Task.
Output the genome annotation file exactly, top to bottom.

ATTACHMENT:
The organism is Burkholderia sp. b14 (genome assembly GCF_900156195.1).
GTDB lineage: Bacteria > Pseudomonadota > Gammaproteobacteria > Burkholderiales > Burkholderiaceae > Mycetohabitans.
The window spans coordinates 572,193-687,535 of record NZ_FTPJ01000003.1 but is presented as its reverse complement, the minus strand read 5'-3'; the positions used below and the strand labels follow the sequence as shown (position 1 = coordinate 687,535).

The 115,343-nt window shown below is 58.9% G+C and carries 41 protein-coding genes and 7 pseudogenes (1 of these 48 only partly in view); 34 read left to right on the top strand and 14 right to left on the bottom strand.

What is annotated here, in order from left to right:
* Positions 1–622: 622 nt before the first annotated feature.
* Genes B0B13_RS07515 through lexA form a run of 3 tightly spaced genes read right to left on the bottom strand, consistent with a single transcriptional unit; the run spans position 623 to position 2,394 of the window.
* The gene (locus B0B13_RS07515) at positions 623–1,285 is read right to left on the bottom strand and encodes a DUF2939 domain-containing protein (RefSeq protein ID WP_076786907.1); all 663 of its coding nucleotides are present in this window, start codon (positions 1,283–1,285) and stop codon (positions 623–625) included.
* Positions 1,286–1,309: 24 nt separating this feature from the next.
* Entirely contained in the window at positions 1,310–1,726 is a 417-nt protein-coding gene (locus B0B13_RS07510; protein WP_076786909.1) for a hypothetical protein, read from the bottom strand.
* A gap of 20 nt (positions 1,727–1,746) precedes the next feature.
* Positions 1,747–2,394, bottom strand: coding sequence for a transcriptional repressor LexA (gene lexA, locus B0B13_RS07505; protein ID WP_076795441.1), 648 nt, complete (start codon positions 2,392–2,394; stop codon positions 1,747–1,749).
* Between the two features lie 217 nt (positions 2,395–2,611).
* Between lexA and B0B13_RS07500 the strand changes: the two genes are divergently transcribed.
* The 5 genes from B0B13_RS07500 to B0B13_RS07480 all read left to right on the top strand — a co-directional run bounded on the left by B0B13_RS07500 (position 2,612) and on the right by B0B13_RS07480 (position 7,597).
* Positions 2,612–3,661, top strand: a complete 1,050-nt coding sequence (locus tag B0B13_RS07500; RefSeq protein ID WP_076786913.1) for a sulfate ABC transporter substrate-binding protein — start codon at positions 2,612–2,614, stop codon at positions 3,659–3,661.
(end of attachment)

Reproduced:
The organism is Burkholderia sp. b14 (genome assembly GCF_900156195.1).
GTDB lineage: Bacteria > Pseudomonadota > Gammaproteobacteria > Burkholderiales > Burkholderiaceae > Mycetohabitans.
The window spans coordinates 572,193-687,535 of record NZ_FTPJ01000003.1 but is presented as its reverse complement, the minus strand read 5'-3'; the positions used below and the strand labels follow the sequence as shown (position 1 = coordinate 687,535).

The 115,343-nt window shown below is 58.9% G+C and carries 41 protein-coding genes and 7 pseudogenes (1 of these 48 only partly in view); 34 read left to right on the top strand and 14 right to left on the bottom strand.

What is annotated here, in order from left to right:
* Positions 1–622: 622 nt before the first annotated feature.
* Genes B0B13_RS07515 through lexA form a run of 3 tightly spaced genes read right to left on the bottom strand, consistent with a single transcriptional unit; the run spans position 623 to position 2,394 of the window.
* The gene (locus B0B13_RS07515) at positions 623–1,285 is read right to left on the bottom strand and encodes a DUF2939 domain-containing protein (RefSeq protein ID WP_076786907.1); all 663 of its coding nucleotides are present in this window, start codon (positions 1,283–1,285) and stop codon (positions 623–625) included.
* Positions 1,286–1,309: 24 nt separating this feature from the next.
* Entirely contained in the window at positions 1,310–1,726 is a 417-nt protein-coding gene (locus B0B13_RS07510; protein WP_076786909.1) for a hypothetical protein, read from the bottom strand.
* A gap of 20 nt (positions 1,727–1,746) precedes the next feature.
* Positions 1,747–2,394, bottom strand: coding sequence for a transcriptional repressor LexA (gene lexA, locus B0B13_RS07505; protein ID WP_076795441.1), 648 nt, complete (start codon positions 2,392–2,394; stop codon positions 1,747–1,749).
* Between the two features lie 217 nt (positions 2,395–2,611).
* Between lexA and B0B13_RS07500 the strand changes: the two genes are divergently transcribed.
* The 5 genes from B0B13_RS07500 to B0B13_RS07480 all read left to right on the top strand — a co-directional run bounded on the left by B0B13_RS07500 (position 2,612) and on the right by B0B13_RS07480 (position 7,597).
* Positions 2,612–3,661, top strand: a complete 1,050-nt coding sequence (locus tag B0B13_RS07500; RefSeq protein ID WP_076786913.1) for a sulfate ABC transporter substrate-binding protein — start codon at positions 2,612–2,614, stop codon at positions 3,659–3,661.